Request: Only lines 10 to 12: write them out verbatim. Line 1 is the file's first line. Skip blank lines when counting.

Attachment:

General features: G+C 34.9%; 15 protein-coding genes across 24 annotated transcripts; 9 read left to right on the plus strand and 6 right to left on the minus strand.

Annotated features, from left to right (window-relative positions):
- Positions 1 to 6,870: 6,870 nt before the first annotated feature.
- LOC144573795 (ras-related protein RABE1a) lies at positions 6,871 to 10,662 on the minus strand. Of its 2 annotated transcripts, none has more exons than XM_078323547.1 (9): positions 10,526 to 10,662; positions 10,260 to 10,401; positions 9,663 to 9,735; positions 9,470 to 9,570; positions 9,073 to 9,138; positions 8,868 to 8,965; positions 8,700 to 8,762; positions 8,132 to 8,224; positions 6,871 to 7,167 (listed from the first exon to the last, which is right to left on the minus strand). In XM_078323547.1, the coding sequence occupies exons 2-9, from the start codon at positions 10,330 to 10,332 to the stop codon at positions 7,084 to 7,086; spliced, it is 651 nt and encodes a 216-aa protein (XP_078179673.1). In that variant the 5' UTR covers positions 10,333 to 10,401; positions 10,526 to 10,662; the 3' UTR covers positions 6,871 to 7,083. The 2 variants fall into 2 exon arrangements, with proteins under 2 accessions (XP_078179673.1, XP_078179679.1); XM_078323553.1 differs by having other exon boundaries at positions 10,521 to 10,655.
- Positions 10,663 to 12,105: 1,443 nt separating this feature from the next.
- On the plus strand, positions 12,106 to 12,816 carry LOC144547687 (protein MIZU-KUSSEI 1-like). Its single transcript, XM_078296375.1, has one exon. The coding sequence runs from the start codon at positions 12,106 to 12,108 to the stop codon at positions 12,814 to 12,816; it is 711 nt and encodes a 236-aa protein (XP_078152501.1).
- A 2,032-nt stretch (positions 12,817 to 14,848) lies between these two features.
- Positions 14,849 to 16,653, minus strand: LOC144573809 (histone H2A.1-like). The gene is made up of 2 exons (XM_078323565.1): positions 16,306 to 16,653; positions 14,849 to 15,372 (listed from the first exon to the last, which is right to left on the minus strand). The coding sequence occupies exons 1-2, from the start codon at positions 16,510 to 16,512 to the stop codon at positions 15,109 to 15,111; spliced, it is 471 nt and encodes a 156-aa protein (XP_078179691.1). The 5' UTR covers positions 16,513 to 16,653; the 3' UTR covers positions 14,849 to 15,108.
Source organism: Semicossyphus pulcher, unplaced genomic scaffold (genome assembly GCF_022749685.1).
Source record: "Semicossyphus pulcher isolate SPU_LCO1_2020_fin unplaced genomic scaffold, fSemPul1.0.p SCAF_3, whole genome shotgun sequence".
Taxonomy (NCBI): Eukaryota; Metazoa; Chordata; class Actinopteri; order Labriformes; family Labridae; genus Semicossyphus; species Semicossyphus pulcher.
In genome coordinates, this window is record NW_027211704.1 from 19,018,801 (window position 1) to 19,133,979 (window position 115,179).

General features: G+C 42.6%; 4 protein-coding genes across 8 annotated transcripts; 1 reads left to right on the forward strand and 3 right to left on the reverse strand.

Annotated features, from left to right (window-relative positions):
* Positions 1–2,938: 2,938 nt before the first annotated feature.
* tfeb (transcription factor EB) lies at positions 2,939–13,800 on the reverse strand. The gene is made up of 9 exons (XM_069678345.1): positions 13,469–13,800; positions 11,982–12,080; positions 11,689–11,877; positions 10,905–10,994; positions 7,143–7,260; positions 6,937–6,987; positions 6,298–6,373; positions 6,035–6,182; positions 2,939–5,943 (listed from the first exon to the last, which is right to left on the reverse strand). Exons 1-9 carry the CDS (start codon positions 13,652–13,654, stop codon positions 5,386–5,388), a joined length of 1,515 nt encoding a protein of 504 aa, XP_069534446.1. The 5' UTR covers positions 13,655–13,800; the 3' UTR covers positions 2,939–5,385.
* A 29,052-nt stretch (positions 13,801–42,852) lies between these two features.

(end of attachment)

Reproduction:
Source record: "Semicossyphus pulcher isolate SPU_LCO1_2020_fin unplaced genomic scaffold, fSemPul1.0.p SCAF_3, whole genome shotgun sequence".
Taxonomy (NCBI): Eukaryota; Metazoa; Chordata; class Actinopteri; order Labriformes; family Labridae; genus Semicossyphus; species Semicossyphus pulcher.
In genome coordinates, this window is record NW_027211704.1 from 19,018,801 (window position 1) to 19,133,979 (window position 115,179).